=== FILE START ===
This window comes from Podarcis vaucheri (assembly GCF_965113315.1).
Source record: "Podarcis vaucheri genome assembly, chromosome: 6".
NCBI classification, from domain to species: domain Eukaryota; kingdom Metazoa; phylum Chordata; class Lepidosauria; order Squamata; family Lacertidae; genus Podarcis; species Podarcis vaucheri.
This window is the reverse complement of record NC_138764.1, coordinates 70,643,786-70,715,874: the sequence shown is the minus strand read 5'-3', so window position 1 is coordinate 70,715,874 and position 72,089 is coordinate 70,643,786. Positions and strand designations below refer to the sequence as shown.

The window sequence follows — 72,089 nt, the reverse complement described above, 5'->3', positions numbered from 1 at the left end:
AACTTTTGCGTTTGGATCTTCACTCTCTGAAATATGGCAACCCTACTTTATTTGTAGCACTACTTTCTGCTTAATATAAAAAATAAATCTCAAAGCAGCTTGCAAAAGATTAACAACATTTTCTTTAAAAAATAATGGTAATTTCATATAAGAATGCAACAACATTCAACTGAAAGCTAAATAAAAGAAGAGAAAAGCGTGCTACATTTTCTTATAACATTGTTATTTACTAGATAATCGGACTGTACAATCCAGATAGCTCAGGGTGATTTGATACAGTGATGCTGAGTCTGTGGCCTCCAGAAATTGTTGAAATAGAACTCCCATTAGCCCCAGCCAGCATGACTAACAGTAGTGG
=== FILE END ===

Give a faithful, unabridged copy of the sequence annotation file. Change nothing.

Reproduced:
This window comes from Podarcis vaucheri (assembly GCF_965113315.1).
Source record: "Podarcis vaucheri genome assembly, chromosome: 6".
NCBI classification, from domain to species: domain Eukaryota; kingdom Metazoa; phylum Chordata; class Lepidosauria; order Squamata; family Lacertidae; genus Podarcis; species Podarcis vaucheri.
This window is the reverse complement of record NC_138764.1, coordinates 70,643,786-70,715,874: the sequence shown is the minus strand read 5'-3', so window position 1 is coordinate 70,715,874 and position 72,089 is coordinate 70,643,786. Positions and strand designations below refer to the sequence as shown.

The window sequence follows — 72,089 nt, the reverse complement described above, 5'->3', positions numbered from 1 at the left end:
AACTTTTGCGTTTGGATCTTCACTCTCTGAAATATGGCAACCCTACTTTATTTGTAGCACTACTTTCTGCTTAATATAAAAAATAAATCTCAAAGCAGCTTGCAAAAGATTAACAACATTTTCTTTAAAAAATAATGGTAATTTCATATAAGAATGCAACAACATTCAACTGAAAGCTAAATAAAAGAAGAGAAAAGCGTGCTACATTTTCTTATAACATTGTTATTTACTAGATAATCGGACTGTACAATCCAGATAGCTCAGGGTGATTTGATACAGTGATGCTGAGTCTGTGGCCTCCAGAAATTGTTGAAATAGAACTCCCATTAGCCCCAGCCAGCATGACTAACAGTAGTGG